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A 38% surge in sales pushes global robot market above $25bn

30 August, 2012

The number of industrial robots sold around the world last year soared by 38% to hit an all-time high of 166,028. The value of the robot sales surged by 46% to $8.5bn – another new record. If the cost of software, peripherals and systems engineering is included, the global market for robot systems was worth an estimated $25.5bn in 2011.

The figures come from the International Federation of Robotics (IFR), whose newly-published annual report predicts that robot sales will expand by a further 9% this year to reach about 181,000, despite the weakening global economic situation. Between 2013 and 2015, it expects global sales to increase by an average of about 5% per year, taking the annual supply of industrial robots above the 200,000 mark by 2015.

Last year, Japan was again the world’s largest robot market, with the number of robots sold soaring by 27% to reach almost 28,000, driven partly by the need to replace systems destroyed by the 11 March tsunami. Japan was followed closely by South Korea, where robot sales increased by 9% to 25,500. This marked a slowdown from 2010 when Korea topped the list. In the US, robot shipments increased by 43% in 2011 to hit a new peak of 20,555.

In 2011, China bought 22,600 industrial robots – 51% more than in 2010. Between 2006 and 2011, the annual supply to China quadrupled. In the 50-year history of industrial robots, no other country has shown such a dynamic growth in robot installations over such a short period.

Germany remains Europe’s biggest market for industrial robots with a 39% spurt in sales during 2011 to reach 19,500. This is by far the largest number ever recorded for one year and it is about 45% of the total number of robots sold to Europe. In Italy, sales of industrial robots rose by 13% to 5,100.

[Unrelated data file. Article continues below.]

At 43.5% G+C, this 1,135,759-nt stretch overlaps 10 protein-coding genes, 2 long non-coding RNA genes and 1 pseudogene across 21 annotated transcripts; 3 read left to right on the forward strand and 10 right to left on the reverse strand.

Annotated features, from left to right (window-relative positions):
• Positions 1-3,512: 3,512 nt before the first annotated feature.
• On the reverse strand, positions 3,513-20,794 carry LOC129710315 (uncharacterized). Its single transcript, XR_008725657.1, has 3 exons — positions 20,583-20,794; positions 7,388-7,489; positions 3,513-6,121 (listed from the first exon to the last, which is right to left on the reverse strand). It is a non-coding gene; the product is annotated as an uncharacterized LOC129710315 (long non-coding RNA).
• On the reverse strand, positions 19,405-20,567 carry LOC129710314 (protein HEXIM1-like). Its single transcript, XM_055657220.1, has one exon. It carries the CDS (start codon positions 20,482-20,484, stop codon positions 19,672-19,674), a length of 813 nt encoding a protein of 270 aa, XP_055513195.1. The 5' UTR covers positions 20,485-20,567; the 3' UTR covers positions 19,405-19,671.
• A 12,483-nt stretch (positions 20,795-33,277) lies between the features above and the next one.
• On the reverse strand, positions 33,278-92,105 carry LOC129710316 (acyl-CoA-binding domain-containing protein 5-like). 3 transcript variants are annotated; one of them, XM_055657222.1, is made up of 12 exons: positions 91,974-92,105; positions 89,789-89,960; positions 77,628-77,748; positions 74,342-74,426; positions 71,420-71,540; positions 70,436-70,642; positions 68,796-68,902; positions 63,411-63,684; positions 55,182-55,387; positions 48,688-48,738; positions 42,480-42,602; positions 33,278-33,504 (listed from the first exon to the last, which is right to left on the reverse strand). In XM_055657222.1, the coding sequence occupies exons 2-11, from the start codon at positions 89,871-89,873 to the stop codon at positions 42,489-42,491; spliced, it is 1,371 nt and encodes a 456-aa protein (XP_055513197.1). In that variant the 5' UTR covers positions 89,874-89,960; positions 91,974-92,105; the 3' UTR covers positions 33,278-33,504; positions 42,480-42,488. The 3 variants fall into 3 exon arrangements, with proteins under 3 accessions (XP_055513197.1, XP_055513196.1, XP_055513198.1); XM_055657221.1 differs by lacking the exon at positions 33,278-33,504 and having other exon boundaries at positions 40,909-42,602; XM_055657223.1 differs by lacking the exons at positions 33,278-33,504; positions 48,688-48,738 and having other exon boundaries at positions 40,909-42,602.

The IFR predicts that 2012 robot sales in Germany will be slightly down on 2011, while it expects a downturn in Italy and Spain due to the worsening economic situation.

The automotive industry is still the world’s biggest user of industrial robots. The IFR expects the growth in robot sales during 2012 to be driven mainly by the automotive and electronics industries, and by a growing number of customers from other industries with low-volume orders.

At the end of 2011, there were about 55 robots installed per 10,000 employees in the global manufacturing industry (as shown in the graph above). South Korea, Japan and Germany are the most highly automated countries with robot densities of 347–261 per 10,000 employees. The UK is one of the slowest adopters in the industrialised world, with a robot penetration only slightly above the global average.

Japan has, by far, the highest robot density in the automotive sector, with almost 1,600 industrial robots installed per 10,000 persons employed. It is followed by Italy, Germany and the US with robot densities of 1,100–1,200. South Korea and Japan have the largest number of robots operating in non-automotive applications, with 261 and 221 robots per 10,000, respectively.

The IFR predicts that China will soon become the world’s biggest robot market in terms of the number of robots installed, but it points out that to achieve similar robot densities to Japan or Germany, China will need to install about one million robots.

However, the IFR expects the growth rate of robot installations in China to slow down in 2012 as a result of the difficult global economic situation and the end of an investment cycle in the automotive sector.

The Federation is also predicting that SMEs (small and mid-sized companies) around the world will increase their investment in robotics due to the emergence of easier-to-use robots and robots designed to collaborate with human workers. Easier integration will also open up more applications. Another driving factor will be the pressure to abolish dangerous, tedious and dirty working conditions for human workers worldwide.

The IFR concedes that there are some risks that could affect its “rather optimistic” forecasts. For example, financial problems in the major markets could reduce the growth of the global economy. This may delay some investments in robotics, but the IFR is confident that the trend towards automation will continue at a later point, meeting the needs to increase productivity and profitability and to guarantee sustainability of industrial production.




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